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DNR launches prevention efforts to slow the spread of invasives

The Minnesota Department of Natural Resources (DNR) announced today its new strategies to fight the spread of aquatic invasive species across the state in 2012.

The efforts take a two-pronged approach: to increase inspections and decontamination of boats at and near water bodies, especially those infested with aquatic invasive species; and to increase awareness that the public must do its part not to spread invasive species.

"The DNR cannot be at every boat ramp this summer, making sure boaters, anglers and other water users are not bringing zebra mussels and other invasive species to public waters," said DNR Commissioner Tom Landwehr. "Our message is these waters belong to everyone -- so everyone needs to be responsible for not moving these invaders."

In 2012, the DNR will institute new invasive species check stations, hire more watercraft inspectors, deploy more decontamination units and increase its public awareness efforts -- all to stop the spread of zebra mussels and other aquatic invaders.

Here is an overview:


A new state law gives DNR authority to operate check stations that require motorists transporting boats, trailers and other marine equipment to be inspected for aquatic invasive species.

The check stations, which will begin this year, will route motorists pulling boats or other marine equipment into staging areas, where they will be greeted, and a brief conversation will take place prior to their boats and other water-related equipment being inspected. Among other questions, inspectors will ask where the boat is coming from and how long it has been in the water.

If the boat or water-related equipment fails the inspection, or inspectors believe the boat may be carrying aquatic invasive species, the motorist and boat water related equipment will be directed to an area where high-pressure and hot water will be used to decontaminate the equipment. Conservation officers may also take enforcement action if the motorist or boat owner has not complied with laws prohibiting the transportation of aquatic invasive species.


The DNR will purchase 20 high-pressure, hot-water decontamination units that will be operated at zebra mussel infested waters, high-use destination lakes and at DNR Enforcement check points.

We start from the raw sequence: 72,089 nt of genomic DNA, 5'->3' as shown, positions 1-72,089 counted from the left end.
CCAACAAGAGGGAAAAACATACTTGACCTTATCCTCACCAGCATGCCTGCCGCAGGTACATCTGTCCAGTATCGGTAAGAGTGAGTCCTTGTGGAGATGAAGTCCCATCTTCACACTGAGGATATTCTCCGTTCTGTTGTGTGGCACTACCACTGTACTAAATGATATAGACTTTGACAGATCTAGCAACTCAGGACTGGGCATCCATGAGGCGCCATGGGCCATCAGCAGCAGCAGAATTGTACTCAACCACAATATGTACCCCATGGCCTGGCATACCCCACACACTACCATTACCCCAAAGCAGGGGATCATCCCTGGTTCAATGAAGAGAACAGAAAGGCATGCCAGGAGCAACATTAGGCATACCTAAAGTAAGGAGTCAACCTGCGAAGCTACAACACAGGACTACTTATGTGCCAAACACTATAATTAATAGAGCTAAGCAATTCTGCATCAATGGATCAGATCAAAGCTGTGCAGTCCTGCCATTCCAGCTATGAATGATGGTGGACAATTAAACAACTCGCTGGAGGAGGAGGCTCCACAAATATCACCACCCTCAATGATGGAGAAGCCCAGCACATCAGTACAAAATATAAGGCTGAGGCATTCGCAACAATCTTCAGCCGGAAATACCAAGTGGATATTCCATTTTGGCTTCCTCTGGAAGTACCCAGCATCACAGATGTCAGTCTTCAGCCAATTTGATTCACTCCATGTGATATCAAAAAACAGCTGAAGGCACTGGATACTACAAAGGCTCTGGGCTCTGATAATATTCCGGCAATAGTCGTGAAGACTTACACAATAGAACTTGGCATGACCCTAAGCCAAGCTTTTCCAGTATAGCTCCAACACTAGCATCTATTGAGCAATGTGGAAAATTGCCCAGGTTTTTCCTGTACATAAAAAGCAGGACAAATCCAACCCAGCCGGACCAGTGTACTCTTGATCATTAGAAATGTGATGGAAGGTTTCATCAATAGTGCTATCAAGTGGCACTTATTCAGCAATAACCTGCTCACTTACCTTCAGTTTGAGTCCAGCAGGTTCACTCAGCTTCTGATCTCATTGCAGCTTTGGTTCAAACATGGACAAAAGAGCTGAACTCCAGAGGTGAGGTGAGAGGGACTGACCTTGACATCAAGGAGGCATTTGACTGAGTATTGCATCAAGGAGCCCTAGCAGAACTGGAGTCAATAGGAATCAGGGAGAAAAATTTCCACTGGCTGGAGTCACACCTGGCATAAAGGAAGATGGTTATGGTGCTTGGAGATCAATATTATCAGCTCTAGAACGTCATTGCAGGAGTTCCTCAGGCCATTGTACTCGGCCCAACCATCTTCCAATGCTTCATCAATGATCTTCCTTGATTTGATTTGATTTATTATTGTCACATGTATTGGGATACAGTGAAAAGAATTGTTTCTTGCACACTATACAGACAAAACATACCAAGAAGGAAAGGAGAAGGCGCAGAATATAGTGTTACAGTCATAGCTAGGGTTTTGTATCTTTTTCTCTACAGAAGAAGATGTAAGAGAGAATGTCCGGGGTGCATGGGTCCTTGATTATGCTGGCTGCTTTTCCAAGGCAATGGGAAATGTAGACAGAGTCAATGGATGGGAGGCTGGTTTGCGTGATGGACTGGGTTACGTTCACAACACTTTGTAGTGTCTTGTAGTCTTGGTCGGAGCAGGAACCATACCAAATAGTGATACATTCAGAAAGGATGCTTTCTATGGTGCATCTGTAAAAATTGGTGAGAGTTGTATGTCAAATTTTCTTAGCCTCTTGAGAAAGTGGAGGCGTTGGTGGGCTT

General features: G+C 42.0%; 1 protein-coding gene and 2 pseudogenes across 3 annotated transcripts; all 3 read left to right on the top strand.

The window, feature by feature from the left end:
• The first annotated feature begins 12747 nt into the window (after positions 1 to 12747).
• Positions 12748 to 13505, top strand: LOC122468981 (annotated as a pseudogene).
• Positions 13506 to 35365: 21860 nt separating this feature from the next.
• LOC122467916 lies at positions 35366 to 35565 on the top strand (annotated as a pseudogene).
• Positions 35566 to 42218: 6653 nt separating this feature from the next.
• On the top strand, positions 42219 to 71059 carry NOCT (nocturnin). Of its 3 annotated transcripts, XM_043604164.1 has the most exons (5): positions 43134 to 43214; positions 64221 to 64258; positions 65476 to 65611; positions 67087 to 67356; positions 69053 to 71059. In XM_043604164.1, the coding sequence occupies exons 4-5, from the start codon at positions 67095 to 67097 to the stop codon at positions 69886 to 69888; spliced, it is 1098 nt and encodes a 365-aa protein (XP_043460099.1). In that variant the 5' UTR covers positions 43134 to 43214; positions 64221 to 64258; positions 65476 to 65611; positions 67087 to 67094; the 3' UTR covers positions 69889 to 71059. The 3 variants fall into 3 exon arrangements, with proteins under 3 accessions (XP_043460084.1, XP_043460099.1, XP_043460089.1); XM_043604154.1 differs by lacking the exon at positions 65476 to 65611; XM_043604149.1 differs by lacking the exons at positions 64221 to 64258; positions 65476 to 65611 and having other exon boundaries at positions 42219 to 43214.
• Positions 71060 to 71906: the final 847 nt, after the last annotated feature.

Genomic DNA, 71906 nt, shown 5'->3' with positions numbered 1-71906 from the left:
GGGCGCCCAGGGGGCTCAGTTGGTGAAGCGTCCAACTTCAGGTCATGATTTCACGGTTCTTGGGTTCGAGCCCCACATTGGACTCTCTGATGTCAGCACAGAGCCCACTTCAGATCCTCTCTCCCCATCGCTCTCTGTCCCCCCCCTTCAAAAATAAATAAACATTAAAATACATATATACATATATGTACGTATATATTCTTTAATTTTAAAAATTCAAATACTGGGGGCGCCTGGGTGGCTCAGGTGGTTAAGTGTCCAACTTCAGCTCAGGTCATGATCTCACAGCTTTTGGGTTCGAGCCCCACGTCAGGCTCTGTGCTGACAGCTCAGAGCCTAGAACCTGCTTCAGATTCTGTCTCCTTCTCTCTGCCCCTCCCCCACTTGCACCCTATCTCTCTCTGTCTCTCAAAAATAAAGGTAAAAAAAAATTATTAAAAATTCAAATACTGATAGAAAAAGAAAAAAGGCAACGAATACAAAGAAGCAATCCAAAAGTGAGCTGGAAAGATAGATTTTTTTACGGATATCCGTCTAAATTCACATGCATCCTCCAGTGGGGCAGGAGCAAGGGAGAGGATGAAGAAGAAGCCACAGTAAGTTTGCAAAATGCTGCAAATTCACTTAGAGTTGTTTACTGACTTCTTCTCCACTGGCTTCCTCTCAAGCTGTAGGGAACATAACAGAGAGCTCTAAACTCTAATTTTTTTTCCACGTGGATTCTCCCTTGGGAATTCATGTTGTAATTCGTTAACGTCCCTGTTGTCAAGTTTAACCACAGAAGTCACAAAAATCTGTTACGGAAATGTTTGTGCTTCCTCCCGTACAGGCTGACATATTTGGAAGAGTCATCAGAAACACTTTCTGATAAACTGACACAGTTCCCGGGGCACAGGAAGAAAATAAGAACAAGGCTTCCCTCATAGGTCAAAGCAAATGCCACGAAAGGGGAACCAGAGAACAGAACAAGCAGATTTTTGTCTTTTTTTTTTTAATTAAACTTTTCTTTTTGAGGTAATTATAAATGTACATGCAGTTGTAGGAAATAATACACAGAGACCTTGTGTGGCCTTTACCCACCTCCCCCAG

These new units will be in addition to the three units purchased and deployed last fall around Detroit Lakes, Alexandria, Brainerd (including Mille Lacs), and the Twin Cities at high-use accesses on zebra mussel infested waters.


The DNR will hire 150 new authorized watercraft inspectors who will be deployed around the state. Three additional invasive species specialists will also be hired to work with lake associations, local units of government and individuals on local prevention and management efforts.


DNR fisheries biologists will team up with the agency's Aquatic Invasive Species Program to conduct watercraft inspection and decontamination demonstrations at five to seven large fishing contests being held on zebra-mussel-infested lakes. The goal is to teach tournament organizers how to lead and implement inspections and decontamination programs at their tournaments and promote prevention efforts among tournaments anglers.


The DNR has created a new decal explaining invasive species laws and procedures boaters should use to not spread the invaders. The decal contains an additional "Check the Drain Plug" decal that can be cut off and placed on the trailer to remind boaters to replace their plug before launching.

Decals will be distributed through boat dealers, DNR offices and state parks and watercraft licensing outlets. Visitors to boating and sports shows can get them from DNR staff starting in mid-January.


With new funding received from the 2011 Legislature, the DNR awarded a $50,000 grant to a local media firm to produce a documentary on aquatic invasive species. The video's purpose is to highlight the threat of invasive species, the laws boaters and water users must follow and what boaters and anglers can do to help prevent their spread. One-thousand DVDs will be available for distribution to the media, lakeshore organizations and other outlets. The video will be posted on the DNR website this spring.